And yet, if the PCs weren't really important to the story, then why wouldn't I bypass them altogether and spend my time describing the actions of NPCs or monsters?




My  Conclusion:

Were all  searching for the event horizon.


We have points of view from four people all of whom presumably run their games differently.
Is there commonality here, Yes I think there is.

A point I find common is that a good Gm is not going to kill for the sake of killing; it’s too easy, and as Venger put it “is GM weak-sauce.” The gm is going to meet out realistic consequences for players being careless, or just plain stupid. 
If a character should die it more likely happens because as Mike Put it they “they were idiotic and pushed the big red button that said, "TO TOUCH IS TO DIE!!"” 
(I am so adding this button to AAIE somewhere, someplace..It will be big and red and one of the players will push it. I'll bet money on it)

Like I said above, as Gm's it's easy to kill of a character, its so fucking easy in fact that it's not even fun. The fun happens when a player has something happen at that brink of disaster that no one not even the GM saw coming.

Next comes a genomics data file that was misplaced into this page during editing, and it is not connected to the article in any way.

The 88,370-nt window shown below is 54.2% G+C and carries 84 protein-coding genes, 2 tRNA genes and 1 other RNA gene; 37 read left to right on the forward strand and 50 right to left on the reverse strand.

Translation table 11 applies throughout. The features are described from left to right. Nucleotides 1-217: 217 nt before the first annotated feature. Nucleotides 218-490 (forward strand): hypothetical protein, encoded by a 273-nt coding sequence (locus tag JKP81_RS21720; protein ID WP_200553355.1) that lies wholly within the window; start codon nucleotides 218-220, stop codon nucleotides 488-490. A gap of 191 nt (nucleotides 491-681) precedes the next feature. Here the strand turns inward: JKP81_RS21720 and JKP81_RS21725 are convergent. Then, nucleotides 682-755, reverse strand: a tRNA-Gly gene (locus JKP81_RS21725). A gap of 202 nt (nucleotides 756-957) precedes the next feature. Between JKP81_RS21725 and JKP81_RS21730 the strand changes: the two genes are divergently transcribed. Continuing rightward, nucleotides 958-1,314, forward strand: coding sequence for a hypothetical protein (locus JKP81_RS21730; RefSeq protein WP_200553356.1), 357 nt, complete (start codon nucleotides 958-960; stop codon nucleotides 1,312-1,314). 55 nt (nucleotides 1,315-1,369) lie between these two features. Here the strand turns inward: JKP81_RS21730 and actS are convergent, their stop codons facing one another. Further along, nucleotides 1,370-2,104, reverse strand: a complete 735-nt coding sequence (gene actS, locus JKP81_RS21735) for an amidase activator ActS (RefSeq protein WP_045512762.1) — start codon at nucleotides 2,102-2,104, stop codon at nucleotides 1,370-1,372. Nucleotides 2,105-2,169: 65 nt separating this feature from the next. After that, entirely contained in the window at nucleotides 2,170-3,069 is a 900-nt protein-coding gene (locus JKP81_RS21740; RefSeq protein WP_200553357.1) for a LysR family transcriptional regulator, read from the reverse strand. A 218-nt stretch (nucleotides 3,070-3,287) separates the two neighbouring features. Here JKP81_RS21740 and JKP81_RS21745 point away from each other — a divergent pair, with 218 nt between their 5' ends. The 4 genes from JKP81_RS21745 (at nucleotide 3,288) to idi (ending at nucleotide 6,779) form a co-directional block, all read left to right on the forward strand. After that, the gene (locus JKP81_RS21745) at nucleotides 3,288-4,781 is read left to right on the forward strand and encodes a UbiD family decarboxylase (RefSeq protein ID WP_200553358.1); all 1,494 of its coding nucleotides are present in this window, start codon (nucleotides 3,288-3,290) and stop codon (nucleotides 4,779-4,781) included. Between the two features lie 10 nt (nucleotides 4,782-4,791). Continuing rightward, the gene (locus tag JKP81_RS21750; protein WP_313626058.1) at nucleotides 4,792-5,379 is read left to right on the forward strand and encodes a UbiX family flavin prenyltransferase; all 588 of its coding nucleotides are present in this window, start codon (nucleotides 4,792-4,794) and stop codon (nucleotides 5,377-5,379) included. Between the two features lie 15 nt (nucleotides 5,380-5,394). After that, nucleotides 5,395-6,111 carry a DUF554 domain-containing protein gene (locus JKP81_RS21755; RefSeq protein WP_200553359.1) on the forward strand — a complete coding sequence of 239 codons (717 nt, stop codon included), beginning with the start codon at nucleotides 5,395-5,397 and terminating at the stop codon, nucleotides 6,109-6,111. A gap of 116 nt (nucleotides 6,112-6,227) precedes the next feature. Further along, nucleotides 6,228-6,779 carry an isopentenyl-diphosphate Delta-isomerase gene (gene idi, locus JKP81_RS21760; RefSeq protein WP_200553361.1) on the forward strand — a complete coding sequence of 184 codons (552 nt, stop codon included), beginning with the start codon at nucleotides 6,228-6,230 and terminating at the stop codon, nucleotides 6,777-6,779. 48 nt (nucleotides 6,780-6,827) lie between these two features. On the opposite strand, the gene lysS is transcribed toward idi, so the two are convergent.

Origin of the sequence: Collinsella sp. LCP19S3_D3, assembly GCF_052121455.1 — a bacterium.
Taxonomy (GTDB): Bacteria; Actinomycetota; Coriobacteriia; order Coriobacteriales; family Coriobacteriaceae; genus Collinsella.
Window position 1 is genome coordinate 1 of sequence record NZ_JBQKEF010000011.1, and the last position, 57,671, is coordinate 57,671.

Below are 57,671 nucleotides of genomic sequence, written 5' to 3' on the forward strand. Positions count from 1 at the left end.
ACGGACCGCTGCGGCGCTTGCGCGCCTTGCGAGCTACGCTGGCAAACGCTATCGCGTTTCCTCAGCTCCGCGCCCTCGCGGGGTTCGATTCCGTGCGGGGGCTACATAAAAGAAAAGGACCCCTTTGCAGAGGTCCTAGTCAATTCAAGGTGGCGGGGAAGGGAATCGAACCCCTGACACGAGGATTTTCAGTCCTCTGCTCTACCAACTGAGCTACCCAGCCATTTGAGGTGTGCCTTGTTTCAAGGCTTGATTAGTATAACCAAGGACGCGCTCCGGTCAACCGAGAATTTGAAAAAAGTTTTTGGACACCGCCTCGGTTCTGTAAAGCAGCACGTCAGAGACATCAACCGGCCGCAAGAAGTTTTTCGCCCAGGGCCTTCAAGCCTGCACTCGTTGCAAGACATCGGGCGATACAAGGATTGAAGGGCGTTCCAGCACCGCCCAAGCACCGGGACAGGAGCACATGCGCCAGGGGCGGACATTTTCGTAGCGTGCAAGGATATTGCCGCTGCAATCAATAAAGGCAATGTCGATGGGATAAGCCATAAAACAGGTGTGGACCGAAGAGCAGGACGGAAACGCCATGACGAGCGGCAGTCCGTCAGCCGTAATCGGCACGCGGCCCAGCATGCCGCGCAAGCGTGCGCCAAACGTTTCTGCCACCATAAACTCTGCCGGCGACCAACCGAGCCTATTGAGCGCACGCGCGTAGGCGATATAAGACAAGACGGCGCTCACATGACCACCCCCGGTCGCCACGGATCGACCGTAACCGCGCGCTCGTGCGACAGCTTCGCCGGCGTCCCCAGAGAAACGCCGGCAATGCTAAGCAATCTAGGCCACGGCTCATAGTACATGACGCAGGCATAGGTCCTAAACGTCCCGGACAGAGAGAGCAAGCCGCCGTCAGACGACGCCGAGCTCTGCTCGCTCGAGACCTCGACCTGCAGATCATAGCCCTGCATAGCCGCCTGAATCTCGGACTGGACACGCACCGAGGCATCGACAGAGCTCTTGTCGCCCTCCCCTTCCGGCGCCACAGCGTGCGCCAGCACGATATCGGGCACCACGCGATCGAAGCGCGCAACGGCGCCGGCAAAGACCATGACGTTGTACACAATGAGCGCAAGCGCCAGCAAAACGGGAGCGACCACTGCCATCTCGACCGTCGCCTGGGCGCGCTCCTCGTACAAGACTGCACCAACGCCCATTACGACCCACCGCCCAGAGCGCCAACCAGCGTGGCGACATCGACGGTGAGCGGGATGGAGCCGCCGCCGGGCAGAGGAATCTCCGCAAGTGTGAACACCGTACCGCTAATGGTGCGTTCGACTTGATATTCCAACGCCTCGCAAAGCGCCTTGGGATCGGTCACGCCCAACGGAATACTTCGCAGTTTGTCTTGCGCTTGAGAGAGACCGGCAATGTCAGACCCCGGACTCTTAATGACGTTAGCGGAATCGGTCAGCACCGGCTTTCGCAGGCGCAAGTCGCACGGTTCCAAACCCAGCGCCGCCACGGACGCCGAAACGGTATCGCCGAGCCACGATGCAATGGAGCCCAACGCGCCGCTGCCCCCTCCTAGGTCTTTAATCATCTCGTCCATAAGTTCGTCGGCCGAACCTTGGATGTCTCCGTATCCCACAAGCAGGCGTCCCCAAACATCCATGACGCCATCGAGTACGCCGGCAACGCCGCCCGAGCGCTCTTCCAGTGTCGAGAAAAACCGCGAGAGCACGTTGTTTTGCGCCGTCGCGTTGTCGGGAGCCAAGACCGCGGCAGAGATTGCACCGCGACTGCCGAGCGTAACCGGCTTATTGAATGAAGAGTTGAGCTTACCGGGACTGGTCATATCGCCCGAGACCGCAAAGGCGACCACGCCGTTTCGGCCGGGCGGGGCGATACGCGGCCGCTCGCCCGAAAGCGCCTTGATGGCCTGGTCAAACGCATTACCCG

That is the character death event horizon:
In a recent game I ran, a player tried to climb the leg of a rhemoraz. I knew the player on the other end of roll 20 had the  monster manual in-front of him, we both knew trying to hide on the leg of this insectoid ass kicking machine was a really bad "big red button" decision.

I gave him a saving throw when the creature kicked him off. The save was the event horizon, I knew his character was going to get hurt and badly for the player being reckless, but I gave him a shot to salvage some part of the situation. 
He failed the save and died brilliantly. As Venger put it " The caliber of decision making melds with the luck of the dice."

Neal brought up an interesting perspective, in that with a game like Paranoia he will be a killer GM, that's the point, but in a more narrative game where the characters are more central to the fiction he likes to "I try to challenge the players, without actually pushing things to the brink of disaster." Neal's point dovetails nicely with Venger's "Characters should be given a fighting chance (even NPCs)."

Having played in Neal's game's I know that if I did something  really dumb, he would hammer me, there have been times in Numenera when I was convinced my character was a dead man. (pop up walls and spinning blade robots galore.)